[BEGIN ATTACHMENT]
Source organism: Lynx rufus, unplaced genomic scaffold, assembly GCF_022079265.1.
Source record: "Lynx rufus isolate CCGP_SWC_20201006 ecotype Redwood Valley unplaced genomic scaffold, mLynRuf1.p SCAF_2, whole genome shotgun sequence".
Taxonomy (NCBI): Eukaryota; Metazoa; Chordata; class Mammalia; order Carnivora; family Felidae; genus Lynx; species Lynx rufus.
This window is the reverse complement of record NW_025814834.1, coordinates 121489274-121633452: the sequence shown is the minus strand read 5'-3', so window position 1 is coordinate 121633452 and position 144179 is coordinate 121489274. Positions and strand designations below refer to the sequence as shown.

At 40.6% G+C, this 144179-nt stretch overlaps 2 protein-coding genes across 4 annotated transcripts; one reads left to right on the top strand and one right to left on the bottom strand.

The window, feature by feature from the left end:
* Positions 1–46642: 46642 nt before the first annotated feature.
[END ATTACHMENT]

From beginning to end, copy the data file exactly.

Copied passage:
Source organism: Lynx rufus, unplaced genomic scaffold, assembly GCF_022079265.1.
Source record: "Lynx rufus isolate CCGP_SWC_20201006 ecotype Redwood Valley unplaced genomic scaffold, mLynRuf1.p SCAF_2, whole genome shotgun sequence".
Taxonomy (NCBI): Eukaryota; Metazoa; Chordata; class Mammalia; order Carnivora; family Felidae; genus Lynx; species Lynx rufus.
This window is the reverse complement of record NW_025814834.1, coordinates 121489274-121633452: the sequence shown is the minus strand read 5'-3', so window position 1 is coordinate 121633452 and position 144179 is coordinate 121489274. Positions and strand designations below refer to the sequence as shown.

At 40.6% G+C, this 144179-nt stretch overlaps 2 protein-coding genes across 4 annotated transcripts; one reads left to right on the top strand and one right to left on the bottom strand.

The window, feature by feature from the left end:
* Positions 1–46642: 46642 nt before the first annotated feature.